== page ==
Fighters with "Islamic State" have consolidated their control of the Iraq-Syria border, an Iraqi provincial capital and the world-famous Syrian heritage site of Palmyra. Thousands have fled the advance.
The Islamic State (IS) fighters ended the week in control of about half of Syrian territory. IS now controls "more than 95,000 square kilometres (38,000 square miles) in Syria, which is 50 percent of the country's territory," the Syrian Observatory for Human Rights based in Britain said.
The jihadists have taken Ramadi, capital of Anbar province, and the ancient Syrian city of Palmyra in the past week. Their gains come despite eight months of US-led air strikes.
The United Nations said on Friday at least 55,000 people have fled Ramadi alone since mid-May. The Security Council voiced "grave concern" for the UNESCO World Heritage site of Palmyra and for civilians trapped in the city.
There were reports that IS militants had hunted down Syrian government troops and loyalists in Palmyra, executing up to 280 in public as a warning, and imposing their strict interpretation of Islam on both men and women. A curfew from 5pm until sunrise local time was also imposed.
According to a priest in Damascus, a Christian priest, Jacques Mourad was kidnapped from the village of Qaryatayn, southwest of Palmyra and taken to an unknown location.
The IS militants were also reported to be making efforts to gain the support of opponents to President Bashar al Assad. They said they would repair electricity and water grids.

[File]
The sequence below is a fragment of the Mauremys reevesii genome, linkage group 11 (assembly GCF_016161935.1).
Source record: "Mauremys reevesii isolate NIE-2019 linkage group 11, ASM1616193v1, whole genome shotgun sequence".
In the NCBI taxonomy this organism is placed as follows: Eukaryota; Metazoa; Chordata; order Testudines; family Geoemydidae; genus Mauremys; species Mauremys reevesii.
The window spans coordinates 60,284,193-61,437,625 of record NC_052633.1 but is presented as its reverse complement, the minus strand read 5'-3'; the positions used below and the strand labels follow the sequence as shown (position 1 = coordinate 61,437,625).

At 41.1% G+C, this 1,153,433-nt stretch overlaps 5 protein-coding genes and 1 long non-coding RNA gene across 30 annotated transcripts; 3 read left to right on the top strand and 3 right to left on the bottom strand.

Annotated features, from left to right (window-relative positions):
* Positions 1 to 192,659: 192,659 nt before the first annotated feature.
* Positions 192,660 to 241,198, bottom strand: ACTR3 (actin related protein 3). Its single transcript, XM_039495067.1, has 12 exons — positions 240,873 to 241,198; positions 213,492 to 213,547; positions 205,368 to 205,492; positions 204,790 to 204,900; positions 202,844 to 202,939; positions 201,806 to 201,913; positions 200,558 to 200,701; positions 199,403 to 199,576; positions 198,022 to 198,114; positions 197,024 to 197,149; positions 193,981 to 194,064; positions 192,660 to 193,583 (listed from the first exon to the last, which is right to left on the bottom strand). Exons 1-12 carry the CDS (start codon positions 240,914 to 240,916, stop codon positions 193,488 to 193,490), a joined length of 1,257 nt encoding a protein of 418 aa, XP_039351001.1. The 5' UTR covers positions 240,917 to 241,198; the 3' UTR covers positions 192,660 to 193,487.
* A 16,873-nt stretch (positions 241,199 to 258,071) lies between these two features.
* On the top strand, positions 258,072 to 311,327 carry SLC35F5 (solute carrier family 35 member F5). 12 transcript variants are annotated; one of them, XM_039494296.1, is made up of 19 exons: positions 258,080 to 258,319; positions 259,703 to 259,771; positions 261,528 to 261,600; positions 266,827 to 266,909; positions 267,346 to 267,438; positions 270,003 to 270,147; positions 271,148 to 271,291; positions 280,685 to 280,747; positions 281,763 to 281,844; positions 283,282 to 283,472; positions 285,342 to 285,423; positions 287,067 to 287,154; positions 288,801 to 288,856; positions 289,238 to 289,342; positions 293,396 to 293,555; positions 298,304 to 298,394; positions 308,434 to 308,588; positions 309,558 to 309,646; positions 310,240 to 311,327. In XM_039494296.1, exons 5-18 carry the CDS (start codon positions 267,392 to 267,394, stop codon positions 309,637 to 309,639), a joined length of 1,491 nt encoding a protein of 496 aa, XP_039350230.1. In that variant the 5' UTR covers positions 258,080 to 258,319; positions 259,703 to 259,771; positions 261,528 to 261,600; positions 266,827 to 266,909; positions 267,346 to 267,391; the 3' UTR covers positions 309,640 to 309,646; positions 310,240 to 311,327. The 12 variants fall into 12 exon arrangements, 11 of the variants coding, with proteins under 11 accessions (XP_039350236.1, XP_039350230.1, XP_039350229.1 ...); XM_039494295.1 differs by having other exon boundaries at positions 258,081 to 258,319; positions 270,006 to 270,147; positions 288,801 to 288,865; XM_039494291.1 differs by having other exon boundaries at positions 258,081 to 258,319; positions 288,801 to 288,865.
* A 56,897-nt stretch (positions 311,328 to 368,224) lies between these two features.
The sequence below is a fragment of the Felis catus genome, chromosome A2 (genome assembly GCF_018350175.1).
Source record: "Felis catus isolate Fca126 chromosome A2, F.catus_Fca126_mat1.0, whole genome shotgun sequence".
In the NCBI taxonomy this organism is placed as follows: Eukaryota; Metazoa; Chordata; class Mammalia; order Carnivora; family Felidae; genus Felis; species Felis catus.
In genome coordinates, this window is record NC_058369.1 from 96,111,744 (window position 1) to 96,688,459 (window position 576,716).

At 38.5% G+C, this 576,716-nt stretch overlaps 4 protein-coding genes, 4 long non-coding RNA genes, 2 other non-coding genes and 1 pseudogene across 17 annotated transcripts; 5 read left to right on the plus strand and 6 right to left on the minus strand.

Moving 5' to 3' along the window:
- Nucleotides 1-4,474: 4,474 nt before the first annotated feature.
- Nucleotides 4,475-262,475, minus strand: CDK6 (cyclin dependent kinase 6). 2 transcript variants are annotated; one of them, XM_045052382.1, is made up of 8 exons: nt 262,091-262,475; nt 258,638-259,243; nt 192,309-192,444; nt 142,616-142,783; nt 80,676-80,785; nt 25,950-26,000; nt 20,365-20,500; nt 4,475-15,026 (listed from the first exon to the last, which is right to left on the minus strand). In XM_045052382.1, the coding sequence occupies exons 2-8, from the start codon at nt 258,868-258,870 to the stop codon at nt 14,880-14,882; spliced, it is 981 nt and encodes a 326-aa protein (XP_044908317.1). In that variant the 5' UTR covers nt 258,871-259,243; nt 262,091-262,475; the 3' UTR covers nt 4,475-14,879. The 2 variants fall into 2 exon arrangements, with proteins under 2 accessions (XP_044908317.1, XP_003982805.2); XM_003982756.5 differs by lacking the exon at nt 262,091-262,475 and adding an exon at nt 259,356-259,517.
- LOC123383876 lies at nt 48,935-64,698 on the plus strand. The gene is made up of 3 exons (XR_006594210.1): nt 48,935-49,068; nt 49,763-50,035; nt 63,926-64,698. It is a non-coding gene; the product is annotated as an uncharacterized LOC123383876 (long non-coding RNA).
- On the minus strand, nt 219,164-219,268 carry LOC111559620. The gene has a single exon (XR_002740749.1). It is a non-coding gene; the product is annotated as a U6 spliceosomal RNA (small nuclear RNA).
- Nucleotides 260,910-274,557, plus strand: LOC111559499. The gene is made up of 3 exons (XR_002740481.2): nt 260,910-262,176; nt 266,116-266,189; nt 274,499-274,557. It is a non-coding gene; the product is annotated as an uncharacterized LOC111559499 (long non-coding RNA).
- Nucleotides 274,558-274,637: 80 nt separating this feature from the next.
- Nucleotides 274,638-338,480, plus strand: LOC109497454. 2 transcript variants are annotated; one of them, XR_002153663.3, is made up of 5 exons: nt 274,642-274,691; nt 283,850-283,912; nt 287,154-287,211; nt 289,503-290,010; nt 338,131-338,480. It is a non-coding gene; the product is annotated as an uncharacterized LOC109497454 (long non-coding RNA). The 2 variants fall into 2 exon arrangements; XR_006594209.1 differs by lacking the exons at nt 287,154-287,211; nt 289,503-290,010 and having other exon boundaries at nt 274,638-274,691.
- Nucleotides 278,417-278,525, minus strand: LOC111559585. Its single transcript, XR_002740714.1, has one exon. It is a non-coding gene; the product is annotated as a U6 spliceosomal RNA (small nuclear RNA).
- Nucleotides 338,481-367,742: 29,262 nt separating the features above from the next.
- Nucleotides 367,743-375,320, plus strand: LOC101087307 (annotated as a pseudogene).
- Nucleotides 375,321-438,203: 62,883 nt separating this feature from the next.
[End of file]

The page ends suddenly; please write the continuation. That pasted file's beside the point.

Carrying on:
There were reports that Syrian aircraft had dropped barrel bombs near the military security headquarters at the northern edge of Palmyra's ancient ruins. The Iraqi government said it planned a counter-offensive in the western Anbar province involving Iranian-backed Shiite militia. The Pentagon said on Friday that coalition aircraft launched five strikes against IS in Syria and 15 against the jihadists in Iraq in the previous 24 hours.
The Syrian Observatory said the next target for IS appeared to be the Tayfour air base near Palmyra, where many government troops had retreated.
IS fighters had captured the Iraqi side of a key border crossing with Syria on Thursday after Iraqi forces pulled out. The fall of the al-Walid crossing in Anbar province will allow free passage for weaponry and reinforcements across the border.
The UN World Food Program is taking food assistance into Anbar province to help tens of thousands of people who have fled the latest fighting.
UNESCO chief Irina Bokova called the first and second century Palmyra ruins "the birthplace of human civilisation", adding: "It belongs to the whole of humanity and I think everyone today should be worried about what is happening."
Also on Friday, IS claimed responsibility for an attack on a mosque in Saudi Arabia.
jm/rc (AP, AFP)